On Wednesday night, Wisconsin Senate Republicans did what most people thought impossible — they passed Governor Scott Walker’s budget-repair bill virtually intact, without having to split out controversial provisions that limited the ability for government employees to collectively bargain.

A letter Democrat Senate Minority Leader Mark Miller sent the governor today, indicating Miller’s unwillingness to further negotiate any details of the bill, was what prompted the GOP’s decision to take the bill to the floor.

“It was like, ‘I’m in the minority, and I’m going to dictate to you what your options are,’” said one GOP source about Miller’s letter. It was just three days ago that Miller had sent Fitzgerald a letter urging more negotiations, despite the fact that Governor Walker had been negotiating with at least two Democrat senators for nearly a week. “With his recent letter, it became clear that all he wanted to do was stall,” said the GOP source.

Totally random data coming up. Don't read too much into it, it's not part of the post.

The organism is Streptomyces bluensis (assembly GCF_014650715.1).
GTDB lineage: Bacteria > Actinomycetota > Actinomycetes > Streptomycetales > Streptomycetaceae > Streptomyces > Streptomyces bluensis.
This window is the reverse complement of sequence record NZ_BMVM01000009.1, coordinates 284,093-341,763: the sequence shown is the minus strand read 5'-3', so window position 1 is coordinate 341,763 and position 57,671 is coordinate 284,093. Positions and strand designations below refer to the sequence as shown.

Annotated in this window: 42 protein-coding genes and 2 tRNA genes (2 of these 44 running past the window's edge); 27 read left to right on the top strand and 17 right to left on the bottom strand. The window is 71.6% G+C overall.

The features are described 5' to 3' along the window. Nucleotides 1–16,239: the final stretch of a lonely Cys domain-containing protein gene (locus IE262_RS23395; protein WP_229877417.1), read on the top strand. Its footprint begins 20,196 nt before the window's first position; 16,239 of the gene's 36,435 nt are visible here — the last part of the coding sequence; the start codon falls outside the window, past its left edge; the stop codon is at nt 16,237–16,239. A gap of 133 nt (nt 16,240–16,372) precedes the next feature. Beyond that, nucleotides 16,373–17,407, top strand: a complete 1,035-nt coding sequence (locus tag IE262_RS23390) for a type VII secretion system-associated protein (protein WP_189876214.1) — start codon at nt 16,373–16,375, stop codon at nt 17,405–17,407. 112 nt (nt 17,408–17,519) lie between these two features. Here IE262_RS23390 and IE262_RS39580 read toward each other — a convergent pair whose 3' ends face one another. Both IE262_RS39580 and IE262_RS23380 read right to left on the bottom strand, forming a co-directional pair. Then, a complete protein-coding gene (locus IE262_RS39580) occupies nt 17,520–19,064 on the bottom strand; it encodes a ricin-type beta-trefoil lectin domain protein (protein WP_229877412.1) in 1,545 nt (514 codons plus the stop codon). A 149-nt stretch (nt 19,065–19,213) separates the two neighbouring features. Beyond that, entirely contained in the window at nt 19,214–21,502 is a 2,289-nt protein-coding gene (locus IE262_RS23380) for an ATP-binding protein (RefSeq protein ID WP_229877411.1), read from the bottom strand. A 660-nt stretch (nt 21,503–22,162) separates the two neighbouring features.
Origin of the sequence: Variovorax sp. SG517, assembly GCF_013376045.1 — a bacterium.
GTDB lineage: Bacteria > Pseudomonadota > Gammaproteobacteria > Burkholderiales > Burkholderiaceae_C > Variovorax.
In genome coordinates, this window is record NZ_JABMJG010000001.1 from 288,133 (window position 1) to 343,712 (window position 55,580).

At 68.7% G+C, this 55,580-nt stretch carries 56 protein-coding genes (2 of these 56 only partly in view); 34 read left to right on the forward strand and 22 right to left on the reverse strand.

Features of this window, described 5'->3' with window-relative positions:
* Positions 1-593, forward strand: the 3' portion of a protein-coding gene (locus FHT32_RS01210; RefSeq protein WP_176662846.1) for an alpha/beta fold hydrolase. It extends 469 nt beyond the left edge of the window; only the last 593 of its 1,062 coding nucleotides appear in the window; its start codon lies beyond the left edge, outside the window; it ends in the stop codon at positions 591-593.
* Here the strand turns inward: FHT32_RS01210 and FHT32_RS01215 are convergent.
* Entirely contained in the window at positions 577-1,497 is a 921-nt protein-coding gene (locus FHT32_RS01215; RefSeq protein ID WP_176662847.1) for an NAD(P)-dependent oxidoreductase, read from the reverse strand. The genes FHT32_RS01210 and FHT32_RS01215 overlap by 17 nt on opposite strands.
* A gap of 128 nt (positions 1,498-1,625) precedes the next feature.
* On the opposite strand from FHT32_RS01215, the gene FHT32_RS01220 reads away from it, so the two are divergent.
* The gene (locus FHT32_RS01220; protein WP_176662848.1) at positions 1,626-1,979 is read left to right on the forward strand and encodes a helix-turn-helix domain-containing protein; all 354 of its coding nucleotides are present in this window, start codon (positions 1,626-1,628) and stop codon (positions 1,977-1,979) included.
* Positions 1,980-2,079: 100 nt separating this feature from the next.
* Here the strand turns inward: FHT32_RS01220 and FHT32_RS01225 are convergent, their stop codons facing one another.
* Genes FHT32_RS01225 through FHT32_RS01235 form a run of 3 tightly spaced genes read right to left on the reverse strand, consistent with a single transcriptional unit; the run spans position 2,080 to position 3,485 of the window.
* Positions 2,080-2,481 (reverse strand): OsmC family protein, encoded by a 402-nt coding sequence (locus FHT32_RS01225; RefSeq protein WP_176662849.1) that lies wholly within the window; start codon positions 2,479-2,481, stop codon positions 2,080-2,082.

Another action that provoked the GOP senators to act was Democrat Senator Lena Taylor’s very public decision to have a spring election absentee ballot sent to her in Illinois. The spring election is scheduled for April 5th, which indicated Taylor’s desire to stay out of the state for another month. “That sure didn’t help,” said one GOP source.

The Wisconsin Constitution requires a quorum of three-fifths of the Senate in order to pass a bill that “imposes, continues or renews a tax, or creates a debt or charge, or makes, continues or renews an appropriation of public or trust money, or releases, discharges or commutes a claim or demand of the state.” For weeks, it had been known that Republican senators could separate the fiscal provisions of the bill from the proposed collective-bargaining changes, which were seen as non-fiscal. However, there was speculation that, if a bill was brought to the Senate floor that contained only the collective bargaining changes, it might not have the votes to pass.

On Wednesday night, the bill passed with a number of provisions that could be considered “fiscal,” such as the requirement that many government employees contribute 5.8 percent of their salaries to their pensions and pay 12.6 percent towards their health-insurance premiums.

Conn Carroll at Heritage: